Other notable returning arms include left-handers Will Shirah, Joseph Mannelly and Brant Hurter plus righty Hugh Chapman. Those four all fall into the “wild card” category, as they work their way back from injuries. Shirah had some bone spurs removed from his elbow, sidelining him in the fall, but he has a quick arm when healthy. Chapman was up to 94 earlier in the fall before getting shut down for a time with shoulder tendinitis and then returning at the end of the fall. Mannelly is expected to be ready to go when spring practice starts in February, but Hurter is most likely to miss all of 2020 while working his way back from Tommy John surgery, though there’s at least a chance he’s back in action when May rolls around.

Meanwhile, the Yellow Jackets will count on additional talented freshmen to bolster their bullpen depth. Right-hander Jackson Finley was 92-94 in the fall and flashed a promising curveball at 76-78, but his command of his fastball and breaker remain works in progress. Lefty Dalton Smith attacked at 88-90 from a short, quick three-quarters arm action and showed a very good tumbling changeup at 80-81. Fellow lefty Josiah Siegel carved at 86-87 with good angle from a three-quarters slot, and his 79-80 slider should be a nice second pitch for him. Jenkins could also see bullpen innings, and Hall said the Jackets have messed around with him as a potential closer because he can miss bats with his 92-93 fastball and hard slider. So Tech should be a little deeper on the mound than it was last year, when the bullpen was very thin — but that will depend on how a bunch of unproven freshmen and older guys coming off injury can develop.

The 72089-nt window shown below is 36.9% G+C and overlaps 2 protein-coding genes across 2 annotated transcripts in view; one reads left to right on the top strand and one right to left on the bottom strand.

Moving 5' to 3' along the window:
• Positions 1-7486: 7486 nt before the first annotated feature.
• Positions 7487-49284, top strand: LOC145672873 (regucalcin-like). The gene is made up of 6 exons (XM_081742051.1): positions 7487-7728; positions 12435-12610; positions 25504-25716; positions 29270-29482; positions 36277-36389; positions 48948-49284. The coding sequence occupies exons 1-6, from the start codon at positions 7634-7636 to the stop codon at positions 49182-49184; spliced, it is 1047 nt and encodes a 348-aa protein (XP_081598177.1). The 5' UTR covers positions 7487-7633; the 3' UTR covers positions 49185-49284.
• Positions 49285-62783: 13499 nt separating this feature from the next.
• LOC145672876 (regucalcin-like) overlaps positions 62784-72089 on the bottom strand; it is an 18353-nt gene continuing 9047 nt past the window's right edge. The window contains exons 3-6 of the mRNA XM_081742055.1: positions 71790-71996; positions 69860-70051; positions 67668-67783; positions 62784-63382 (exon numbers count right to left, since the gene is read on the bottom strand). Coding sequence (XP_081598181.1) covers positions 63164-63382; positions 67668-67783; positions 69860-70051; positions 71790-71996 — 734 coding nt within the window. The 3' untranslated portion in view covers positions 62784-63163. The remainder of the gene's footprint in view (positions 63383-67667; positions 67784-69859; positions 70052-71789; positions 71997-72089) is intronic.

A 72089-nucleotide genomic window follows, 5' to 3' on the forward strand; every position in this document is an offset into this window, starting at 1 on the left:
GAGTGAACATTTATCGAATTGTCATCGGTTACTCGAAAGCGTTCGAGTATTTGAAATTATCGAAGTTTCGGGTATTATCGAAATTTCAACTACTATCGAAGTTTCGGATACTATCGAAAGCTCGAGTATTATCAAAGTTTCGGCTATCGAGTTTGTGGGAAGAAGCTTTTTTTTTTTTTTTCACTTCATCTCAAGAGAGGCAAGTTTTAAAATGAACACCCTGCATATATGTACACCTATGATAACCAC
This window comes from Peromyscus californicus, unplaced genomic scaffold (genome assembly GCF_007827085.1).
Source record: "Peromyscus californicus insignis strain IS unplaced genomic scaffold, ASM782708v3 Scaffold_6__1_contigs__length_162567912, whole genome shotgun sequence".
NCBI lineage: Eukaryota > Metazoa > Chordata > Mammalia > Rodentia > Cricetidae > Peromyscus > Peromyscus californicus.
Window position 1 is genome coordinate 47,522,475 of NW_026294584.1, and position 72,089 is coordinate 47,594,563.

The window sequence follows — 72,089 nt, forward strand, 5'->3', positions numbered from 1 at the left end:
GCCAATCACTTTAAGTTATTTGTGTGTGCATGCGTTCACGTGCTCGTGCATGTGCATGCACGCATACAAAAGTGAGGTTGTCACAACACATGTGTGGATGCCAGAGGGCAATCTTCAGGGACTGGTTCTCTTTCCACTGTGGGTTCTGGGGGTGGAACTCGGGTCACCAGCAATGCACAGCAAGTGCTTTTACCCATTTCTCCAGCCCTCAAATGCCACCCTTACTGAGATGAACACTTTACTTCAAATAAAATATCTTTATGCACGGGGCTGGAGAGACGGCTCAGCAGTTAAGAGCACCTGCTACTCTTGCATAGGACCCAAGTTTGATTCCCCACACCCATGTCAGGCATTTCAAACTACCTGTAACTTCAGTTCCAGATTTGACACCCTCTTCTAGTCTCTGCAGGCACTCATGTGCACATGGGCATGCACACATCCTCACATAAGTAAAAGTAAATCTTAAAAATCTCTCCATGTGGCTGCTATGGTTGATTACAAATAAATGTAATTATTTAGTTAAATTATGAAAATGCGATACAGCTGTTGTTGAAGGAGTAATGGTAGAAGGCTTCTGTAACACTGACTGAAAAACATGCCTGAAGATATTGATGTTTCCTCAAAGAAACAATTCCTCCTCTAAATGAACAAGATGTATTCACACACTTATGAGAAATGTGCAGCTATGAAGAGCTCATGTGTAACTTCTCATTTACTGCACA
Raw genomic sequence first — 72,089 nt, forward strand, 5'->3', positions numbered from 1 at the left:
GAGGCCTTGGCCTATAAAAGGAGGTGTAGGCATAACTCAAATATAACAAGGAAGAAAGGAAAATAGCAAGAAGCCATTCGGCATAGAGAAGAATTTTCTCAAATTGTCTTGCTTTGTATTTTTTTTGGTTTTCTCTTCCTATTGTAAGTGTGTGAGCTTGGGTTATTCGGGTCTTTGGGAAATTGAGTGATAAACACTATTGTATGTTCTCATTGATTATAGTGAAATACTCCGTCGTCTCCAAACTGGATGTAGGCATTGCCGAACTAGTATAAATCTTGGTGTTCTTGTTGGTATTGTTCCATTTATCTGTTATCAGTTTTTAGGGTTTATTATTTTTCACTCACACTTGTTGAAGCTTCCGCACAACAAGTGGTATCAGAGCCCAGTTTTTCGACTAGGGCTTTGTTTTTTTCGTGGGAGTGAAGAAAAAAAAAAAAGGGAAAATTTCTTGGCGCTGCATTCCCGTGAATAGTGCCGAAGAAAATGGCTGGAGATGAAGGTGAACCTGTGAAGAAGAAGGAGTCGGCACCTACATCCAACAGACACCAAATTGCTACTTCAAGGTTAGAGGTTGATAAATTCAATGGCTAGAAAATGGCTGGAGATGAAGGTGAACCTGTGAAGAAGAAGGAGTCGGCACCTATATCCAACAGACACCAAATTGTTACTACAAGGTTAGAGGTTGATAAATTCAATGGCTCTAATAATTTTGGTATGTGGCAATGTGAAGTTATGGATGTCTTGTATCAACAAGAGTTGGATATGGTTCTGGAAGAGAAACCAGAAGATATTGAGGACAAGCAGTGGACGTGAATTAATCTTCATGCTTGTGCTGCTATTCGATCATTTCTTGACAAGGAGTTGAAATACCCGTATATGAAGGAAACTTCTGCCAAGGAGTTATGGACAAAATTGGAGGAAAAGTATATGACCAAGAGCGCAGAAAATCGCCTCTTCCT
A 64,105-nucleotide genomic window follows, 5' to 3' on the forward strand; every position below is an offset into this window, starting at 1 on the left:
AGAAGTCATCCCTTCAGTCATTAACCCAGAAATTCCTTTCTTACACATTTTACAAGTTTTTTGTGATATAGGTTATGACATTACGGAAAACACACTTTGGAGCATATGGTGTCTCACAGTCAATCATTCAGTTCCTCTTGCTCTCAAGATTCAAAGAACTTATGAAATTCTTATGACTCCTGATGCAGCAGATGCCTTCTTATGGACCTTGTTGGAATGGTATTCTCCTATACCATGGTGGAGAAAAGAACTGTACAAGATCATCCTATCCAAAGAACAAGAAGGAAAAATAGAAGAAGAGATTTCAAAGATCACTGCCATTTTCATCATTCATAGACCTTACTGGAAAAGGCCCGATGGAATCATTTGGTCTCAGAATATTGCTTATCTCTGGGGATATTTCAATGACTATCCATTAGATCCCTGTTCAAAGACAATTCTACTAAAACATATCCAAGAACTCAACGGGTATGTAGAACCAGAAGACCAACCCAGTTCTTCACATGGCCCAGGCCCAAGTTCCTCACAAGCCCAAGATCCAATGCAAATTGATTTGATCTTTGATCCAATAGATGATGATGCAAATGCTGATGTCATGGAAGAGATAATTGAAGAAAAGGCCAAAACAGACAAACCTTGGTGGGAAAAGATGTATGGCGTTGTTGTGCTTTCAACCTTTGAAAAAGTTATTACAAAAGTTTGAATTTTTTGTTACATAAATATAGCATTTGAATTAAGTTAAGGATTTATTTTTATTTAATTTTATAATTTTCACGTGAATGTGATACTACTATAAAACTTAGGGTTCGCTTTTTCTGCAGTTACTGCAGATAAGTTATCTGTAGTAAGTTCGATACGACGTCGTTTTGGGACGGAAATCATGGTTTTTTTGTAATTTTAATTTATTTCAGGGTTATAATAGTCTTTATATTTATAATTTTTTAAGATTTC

Experience/Intangibles: 50

The Yellow Jackets snapped out of a two-year funk by landing a top-eight national seed during a fun 2019 season, giving this roster at least a taste of the postseason — though it ended on a sour note after Auburn stunned the Jackets with a dramatic walk-off homer in the winners’ bracket game, then shut Tech down in the rematch the next day.

This lineup features six returning upperclassmen with everyday experience, taking a little of the pressure off the freshmen — but Tech is really counting on those freshmen to provide some power and bolster the bullpen. If the youngsters grow up fast, perhaps Georgia Tech can win its first regional since 2006 because the overall talent level on this roster is very exciting.